Malcolm Turnbull wants bankers and financial advisers to be forced to give plain language advice to their customers and have their conversations recorded.
The prime minister is angry and disappointed about revelations about banks and financial planners unearthed by the Hayne royal commission, saying there are too many cases where customers were not put first.
"Banks and financial advisers have a solemn duty to put the interests of their clients and customers first," Mr Turnbull told reporters in Sydney on Saturday.
As the royal commission was told on Friday that AMP could face criminal charges for lying to the corporate regulator, Mr Turnbull said his government would make sure those responsible were brought to account.
"We are determined to do everything to ensure this does not happen again," he said.
"Those who have done the wrong thing must be held to account - whether they are financial advisers, whether they are bank executives, whether they are directors - it is vital."
Mr Turnbull has told the banks they should change their processes for giving advice to customers, saying disclosure documents were often written "by lawyers, for lawyers" and difficult to understand.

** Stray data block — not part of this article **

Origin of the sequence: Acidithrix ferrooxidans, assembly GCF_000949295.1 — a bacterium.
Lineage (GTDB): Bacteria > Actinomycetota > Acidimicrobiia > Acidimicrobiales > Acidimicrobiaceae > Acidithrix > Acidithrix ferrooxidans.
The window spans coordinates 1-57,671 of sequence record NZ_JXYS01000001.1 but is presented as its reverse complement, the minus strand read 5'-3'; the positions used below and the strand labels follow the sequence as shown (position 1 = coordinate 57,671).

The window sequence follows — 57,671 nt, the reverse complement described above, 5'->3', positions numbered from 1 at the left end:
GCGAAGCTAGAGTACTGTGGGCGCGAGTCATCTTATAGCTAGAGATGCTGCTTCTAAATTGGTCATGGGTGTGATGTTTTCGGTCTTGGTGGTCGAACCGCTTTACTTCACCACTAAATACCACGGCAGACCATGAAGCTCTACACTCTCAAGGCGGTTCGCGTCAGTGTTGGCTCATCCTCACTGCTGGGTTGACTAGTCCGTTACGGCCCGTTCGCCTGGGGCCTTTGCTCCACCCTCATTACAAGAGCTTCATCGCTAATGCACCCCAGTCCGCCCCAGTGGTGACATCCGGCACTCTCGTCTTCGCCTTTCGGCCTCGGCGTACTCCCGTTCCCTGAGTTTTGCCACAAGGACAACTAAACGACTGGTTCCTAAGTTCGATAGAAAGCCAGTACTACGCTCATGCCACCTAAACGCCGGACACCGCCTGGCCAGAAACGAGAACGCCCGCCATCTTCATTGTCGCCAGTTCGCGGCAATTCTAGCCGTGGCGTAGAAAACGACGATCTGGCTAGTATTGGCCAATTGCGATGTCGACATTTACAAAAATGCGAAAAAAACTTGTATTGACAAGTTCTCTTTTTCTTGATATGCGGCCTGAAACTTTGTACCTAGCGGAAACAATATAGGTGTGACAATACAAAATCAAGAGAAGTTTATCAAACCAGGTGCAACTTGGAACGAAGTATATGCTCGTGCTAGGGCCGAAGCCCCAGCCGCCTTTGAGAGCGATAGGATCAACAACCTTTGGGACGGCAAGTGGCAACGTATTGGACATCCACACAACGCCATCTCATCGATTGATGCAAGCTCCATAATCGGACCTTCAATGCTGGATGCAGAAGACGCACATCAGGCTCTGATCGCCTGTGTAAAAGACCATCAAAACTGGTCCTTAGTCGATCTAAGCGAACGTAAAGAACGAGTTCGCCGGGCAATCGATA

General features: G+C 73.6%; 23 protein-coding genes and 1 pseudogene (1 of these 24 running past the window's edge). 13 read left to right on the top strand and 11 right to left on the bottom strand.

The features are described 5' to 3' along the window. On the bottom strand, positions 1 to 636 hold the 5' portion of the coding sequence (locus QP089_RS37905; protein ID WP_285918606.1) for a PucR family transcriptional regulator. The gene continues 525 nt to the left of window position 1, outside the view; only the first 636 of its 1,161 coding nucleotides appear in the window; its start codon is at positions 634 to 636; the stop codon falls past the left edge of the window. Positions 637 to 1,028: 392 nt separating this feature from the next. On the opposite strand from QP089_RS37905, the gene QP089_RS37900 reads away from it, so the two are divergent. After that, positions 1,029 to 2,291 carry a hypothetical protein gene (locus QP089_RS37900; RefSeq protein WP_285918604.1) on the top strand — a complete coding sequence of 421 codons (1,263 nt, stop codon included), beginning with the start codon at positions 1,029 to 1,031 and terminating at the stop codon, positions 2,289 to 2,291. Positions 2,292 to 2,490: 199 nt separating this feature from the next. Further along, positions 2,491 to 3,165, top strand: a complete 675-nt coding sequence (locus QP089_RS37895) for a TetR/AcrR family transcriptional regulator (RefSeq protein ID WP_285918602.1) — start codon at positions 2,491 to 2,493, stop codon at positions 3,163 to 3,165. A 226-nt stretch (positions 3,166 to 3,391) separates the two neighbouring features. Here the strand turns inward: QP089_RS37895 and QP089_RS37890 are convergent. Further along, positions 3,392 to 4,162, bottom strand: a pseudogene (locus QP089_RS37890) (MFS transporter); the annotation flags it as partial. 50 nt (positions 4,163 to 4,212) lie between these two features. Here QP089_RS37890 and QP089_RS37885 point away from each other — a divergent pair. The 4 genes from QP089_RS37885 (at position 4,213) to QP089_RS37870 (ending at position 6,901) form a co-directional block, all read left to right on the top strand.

"It's very important that products be explained in plain language and I think that we should, in 2018, be ensuring that that discussion is actually recorded," he told the Weekend West.
"If an issue arose, you would be able to see whether the adviser actually did do the right thing or not."
While Mr Turnbull concedes it was a "political mistake" not to call the royal commission sooner, he does not accept responsibility for any misconduct that has occurred within the banking and financial services sectors.
"The responsibility for wrongdoing lies with the people who did the wrongs. Let's be clear about that," he said.
Liberal MP Sarah Henderson has demanded ASIC be overhauled, after the corporate regulator conceded it negotiated rather than prosecuted misconduct cases and has launched only one criminal case in the past decade.
"ASIC's duty to the Australian people is to be a feared and effective regulator, and on that score it has fundamentally failed," Ms Henderson said.
Meanwhile, the pressure on AMP's chair and board has increased after barristers for the banking royal commission suggested Australia's largest wealth manager could face criminal charges.
Senior counsel assisting the commission Rowena Orr QC said AMP and its advice businesses misled ASIC 20 times from 2015 to 2017 about the nature and extent of its fees-for-no-service practice.
The fees-for-no-service scandal has already claimed AMP CEO Craig Meller's job and wiped $2.2 billion off AMP's market value during the commission's two-week financial advice hearing.
There is now increasing speculation about the future of AMP chair Catherine Brenner, with the board reportedly preparing to hold a crisis meeting on Sunday.